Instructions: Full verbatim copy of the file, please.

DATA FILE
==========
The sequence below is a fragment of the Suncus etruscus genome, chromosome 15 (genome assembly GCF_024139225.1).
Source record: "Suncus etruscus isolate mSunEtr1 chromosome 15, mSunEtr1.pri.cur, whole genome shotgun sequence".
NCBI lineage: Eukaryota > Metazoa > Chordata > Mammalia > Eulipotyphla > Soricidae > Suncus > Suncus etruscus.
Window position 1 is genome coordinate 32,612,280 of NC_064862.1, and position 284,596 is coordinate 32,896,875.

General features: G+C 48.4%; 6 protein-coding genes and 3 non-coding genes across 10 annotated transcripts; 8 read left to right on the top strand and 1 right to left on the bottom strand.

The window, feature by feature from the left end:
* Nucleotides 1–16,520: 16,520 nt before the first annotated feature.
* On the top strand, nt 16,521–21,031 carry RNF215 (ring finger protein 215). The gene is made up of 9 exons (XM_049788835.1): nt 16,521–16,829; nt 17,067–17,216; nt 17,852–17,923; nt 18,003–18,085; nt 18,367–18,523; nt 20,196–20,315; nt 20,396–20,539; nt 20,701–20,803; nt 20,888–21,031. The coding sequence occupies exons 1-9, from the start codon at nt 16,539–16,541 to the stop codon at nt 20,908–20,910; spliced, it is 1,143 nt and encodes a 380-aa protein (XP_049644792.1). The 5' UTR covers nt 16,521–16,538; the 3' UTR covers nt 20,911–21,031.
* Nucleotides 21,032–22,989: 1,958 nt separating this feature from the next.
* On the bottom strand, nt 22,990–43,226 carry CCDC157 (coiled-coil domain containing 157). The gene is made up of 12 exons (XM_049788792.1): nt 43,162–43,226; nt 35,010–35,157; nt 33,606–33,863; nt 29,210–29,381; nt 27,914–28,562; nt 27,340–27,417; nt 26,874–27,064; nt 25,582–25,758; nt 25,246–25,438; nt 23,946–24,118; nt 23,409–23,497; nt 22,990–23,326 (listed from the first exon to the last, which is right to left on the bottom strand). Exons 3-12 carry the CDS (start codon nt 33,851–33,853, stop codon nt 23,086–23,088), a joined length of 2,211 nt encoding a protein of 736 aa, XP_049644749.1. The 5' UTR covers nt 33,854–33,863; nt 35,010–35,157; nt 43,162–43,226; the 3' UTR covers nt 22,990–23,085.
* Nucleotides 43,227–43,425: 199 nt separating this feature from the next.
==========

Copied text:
The sequence below is a fragment of the Suncus etruscus genome, chromosome 15 (genome assembly GCF_024139225.1).
Source record: "Suncus etruscus isolate mSunEtr1 chromosome 15, mSunEtr1.pri.cur, whole genome shotgun sequence".
NCBI lineage: Eukaryota > Metazoa > Chordata > Mammalia > Eulipotyphla > Soricidae > Suncus > Suncus etruscus.
Window position 1 is genome coordinate 32,612,280 of NC_064862.1, and position 284,596 is coordinate 32,896,875.

General features: G+C 48.4%; 6 protein-coding genes and 3 non-coding genes across 10 annotated transcripts; 8 read left to right on the top strand and 1 right to left on the bottom strand.

The window, feature by feature from the left end:
* Nucleotides 1–16,520: 16,520 nt before the first annotated feature.
* On the top strand, nt 16,521–21,031 carry RNF215 (ring finger protein 215). The gene is made up of 9 exons (XM_049788835.1): nt 16,521–16,829; nt 17,067–17,216; nt 17,852–17,923; nt 18,003–18,085; nt 18,367–18,523; nt 20,196–20,315; nt 20,396–20,539; nt 20,701–20,803; nt 20,888–21,031. The coding sequence occupies exons 1-9, from the start codon at nt 16,539–16,541 to the stop codon at nt 20,908–20,910; spliced, it is 1,143 nt and encodes a 380-aa protein (XP_049644792.1). The 5' UTR covers nt 16,521–16,538; the 3' UTR covers nt 20,911–21,031.
* Nucleotides 21,032–22,989: 1,958 nt separating this feature from the next.
* On the bottom strand, nt 22,990–43,226 carry CCDC157 (coiled-coil domain containing 157). The gene is made up of 12 exons (XM_049788792.1): nt 43,162–43,226; nt 35,010–35,157; nt 33,606–33,863; nt 29,210–29,381; nt 27,914–28,562; nt 27,340–27,417; nt 26,874–27,064; nt 25,582–25,758; nt 25,246–25,438; nt 23,946–24,118; nt 23,409–23,497; nt 22,990–23,326 (listed from the first exon to the last, which is right to left on the bottom strand). Exons 3-12 carry the CDS (start codon nt 33,851–33,853, stop codon nt 23,086–23,088), a joined length of 2,211 nt encoding a protein of 736 aa, XP_049644749.1. The 5' UTR covers nt 33,854–33,863; nt 35,010–35,157; nt 43,162–43,226; the 3' UTR covers nt 22,990–23,085.
* Nucleotides 43,227–43,425: 199 nt separating this feature from the next.